3. avatar

    Mind about Europeans first…

    • avatar

      Mind your own business before telling other people to first care about you basically

    • avatar

      answer to debating Europe. I am a tax payer European business is mine too

    • avatar

      Mine too though

  4. avatar

    No its hitting us all equally! thats what I realised when I watched the “Imagine” video by celebrities inside their multi million dollar mansions, who are suffering terribly from being confined in houses with pools, in-house cinemas and gigantic gardens…

  5. avatar

    How can you ask such senless questions ?

  6. avatar

    Everything hits the poorest hardest.

  7. avatar

    All crisis hit the poorest hardest!
    Should the gouvernements make the richest contribute much harder this time to overcome the crisis? That’s the question.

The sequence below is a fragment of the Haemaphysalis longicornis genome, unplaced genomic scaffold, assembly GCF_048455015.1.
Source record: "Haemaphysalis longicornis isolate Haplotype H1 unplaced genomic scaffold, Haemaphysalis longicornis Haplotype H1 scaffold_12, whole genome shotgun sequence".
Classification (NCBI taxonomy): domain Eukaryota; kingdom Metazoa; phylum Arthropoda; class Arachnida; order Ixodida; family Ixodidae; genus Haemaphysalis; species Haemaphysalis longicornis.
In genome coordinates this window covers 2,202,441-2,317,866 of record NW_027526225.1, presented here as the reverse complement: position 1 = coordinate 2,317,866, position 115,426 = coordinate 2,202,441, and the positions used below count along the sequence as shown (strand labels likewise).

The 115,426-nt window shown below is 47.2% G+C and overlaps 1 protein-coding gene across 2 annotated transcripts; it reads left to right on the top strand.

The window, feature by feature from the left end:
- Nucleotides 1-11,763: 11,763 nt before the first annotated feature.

Delete, hide or report this

  8. avatar

    Losing their jobs0 yes! absolutely…the poorest – the elderly, the homeless, the refugee, the kids in shelters places…..

  9. avatar

    What a question….is that the EP level?.

  10. avatar
    Catherine Benning

    Is the COVID-19 crisis hitting the poorest hardest?

    What utter nonsense. Especially coming from the USA. Those who live with no National Health Service at all, most not knowing what it is to have one or even what an NHS is. They believe it is something called ‘Communism.’ Except when their citizens find their way to the UK to use ours, that is. Funded by our tax payers.